Edwards & Potter, Discursive Psychology, pp. 77-177

Chapter 4

One of the quotes that seems representative of this chapter’s argument is on p. 91: When examined in context for the interactional work that they do, what appear to be simple descriptions of actions, events, states of affairs and so on may be revealed as accomplishing important ‘attributional work’…

The argument here is that there is no such thing as a neutral relation of events. It can be a rhetorical move to make it appear that a description is neutral, but when we present a version of events, it almost always assigns some kind of agency, blame, or, as E&P say, it does some work. The exceptions to this, I think, can be found in talk that goes beyond mundane to downright boring. “I went to the store today.” “I’m eating spaghetti.” But for me this was the main point of chapter 4: accounts of events include attributions.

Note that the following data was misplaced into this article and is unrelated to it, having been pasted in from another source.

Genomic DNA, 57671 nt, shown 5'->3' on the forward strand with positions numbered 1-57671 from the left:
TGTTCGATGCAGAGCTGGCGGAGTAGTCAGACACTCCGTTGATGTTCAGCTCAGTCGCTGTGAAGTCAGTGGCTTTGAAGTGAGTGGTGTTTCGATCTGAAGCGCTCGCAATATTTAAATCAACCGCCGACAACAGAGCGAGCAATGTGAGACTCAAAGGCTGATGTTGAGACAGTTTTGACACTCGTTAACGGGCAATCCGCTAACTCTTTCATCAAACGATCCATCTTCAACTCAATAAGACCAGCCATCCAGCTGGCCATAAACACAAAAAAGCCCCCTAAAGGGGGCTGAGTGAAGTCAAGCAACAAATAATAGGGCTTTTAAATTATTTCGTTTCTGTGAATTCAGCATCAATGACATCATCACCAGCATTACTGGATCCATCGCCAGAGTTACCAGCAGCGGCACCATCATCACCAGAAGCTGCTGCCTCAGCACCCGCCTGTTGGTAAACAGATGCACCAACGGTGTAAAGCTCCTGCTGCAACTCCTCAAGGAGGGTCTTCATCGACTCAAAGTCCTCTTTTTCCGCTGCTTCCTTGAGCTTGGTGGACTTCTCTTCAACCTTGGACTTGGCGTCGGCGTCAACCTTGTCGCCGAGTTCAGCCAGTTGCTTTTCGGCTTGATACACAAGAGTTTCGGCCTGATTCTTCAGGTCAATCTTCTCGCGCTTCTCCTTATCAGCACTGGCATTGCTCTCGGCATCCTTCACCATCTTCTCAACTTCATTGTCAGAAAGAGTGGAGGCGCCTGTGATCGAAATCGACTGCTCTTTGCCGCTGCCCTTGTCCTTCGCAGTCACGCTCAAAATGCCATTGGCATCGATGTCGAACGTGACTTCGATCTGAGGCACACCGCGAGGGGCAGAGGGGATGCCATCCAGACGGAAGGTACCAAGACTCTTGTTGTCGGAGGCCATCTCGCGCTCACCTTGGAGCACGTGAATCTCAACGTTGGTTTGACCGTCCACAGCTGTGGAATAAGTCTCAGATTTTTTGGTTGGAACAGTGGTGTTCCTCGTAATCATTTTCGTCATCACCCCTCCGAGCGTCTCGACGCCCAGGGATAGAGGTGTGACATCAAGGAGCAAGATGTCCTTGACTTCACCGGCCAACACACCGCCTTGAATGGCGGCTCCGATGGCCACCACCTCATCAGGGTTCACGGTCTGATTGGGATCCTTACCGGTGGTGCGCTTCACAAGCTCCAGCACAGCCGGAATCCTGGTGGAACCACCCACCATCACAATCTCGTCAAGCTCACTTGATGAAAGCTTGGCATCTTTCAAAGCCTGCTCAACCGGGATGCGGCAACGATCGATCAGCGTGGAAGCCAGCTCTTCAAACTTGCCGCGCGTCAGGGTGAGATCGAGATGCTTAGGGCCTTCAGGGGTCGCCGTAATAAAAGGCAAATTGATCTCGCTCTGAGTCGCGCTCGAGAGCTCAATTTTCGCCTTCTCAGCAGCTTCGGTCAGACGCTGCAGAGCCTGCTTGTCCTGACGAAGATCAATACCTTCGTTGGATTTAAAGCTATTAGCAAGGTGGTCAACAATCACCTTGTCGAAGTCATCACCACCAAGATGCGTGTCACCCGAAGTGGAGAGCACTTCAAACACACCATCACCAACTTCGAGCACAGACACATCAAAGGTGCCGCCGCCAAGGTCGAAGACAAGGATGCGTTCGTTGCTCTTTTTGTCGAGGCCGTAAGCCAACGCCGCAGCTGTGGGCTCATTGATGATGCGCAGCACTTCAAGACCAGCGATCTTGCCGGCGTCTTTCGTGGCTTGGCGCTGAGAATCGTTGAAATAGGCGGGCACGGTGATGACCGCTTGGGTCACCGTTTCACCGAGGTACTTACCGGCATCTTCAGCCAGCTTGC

On p. 93 there is a kind of summary of what I see as Piaget’s cognition in relation to assimilation and accomodation. When we see what we consider “normal” it just fits right in there to our schemas, but if something is abnormal, we have to do some work with it. To me, this rings of the preferred and dispreferred responses. If it’s a yes to an invitation, we’re done. If it’s a no, we have to do some work. I didn’t really see how they were undermining the idea of equilibrium and disequilibrium until I got a little further on the page:

“The ‘puzzle’ to be resolved is simply given, in the world, or by experience; no scope is allowed for how puzzles might be discuively constructed as such, and resisted, denied, reformulated and so on, rather than merely solved.”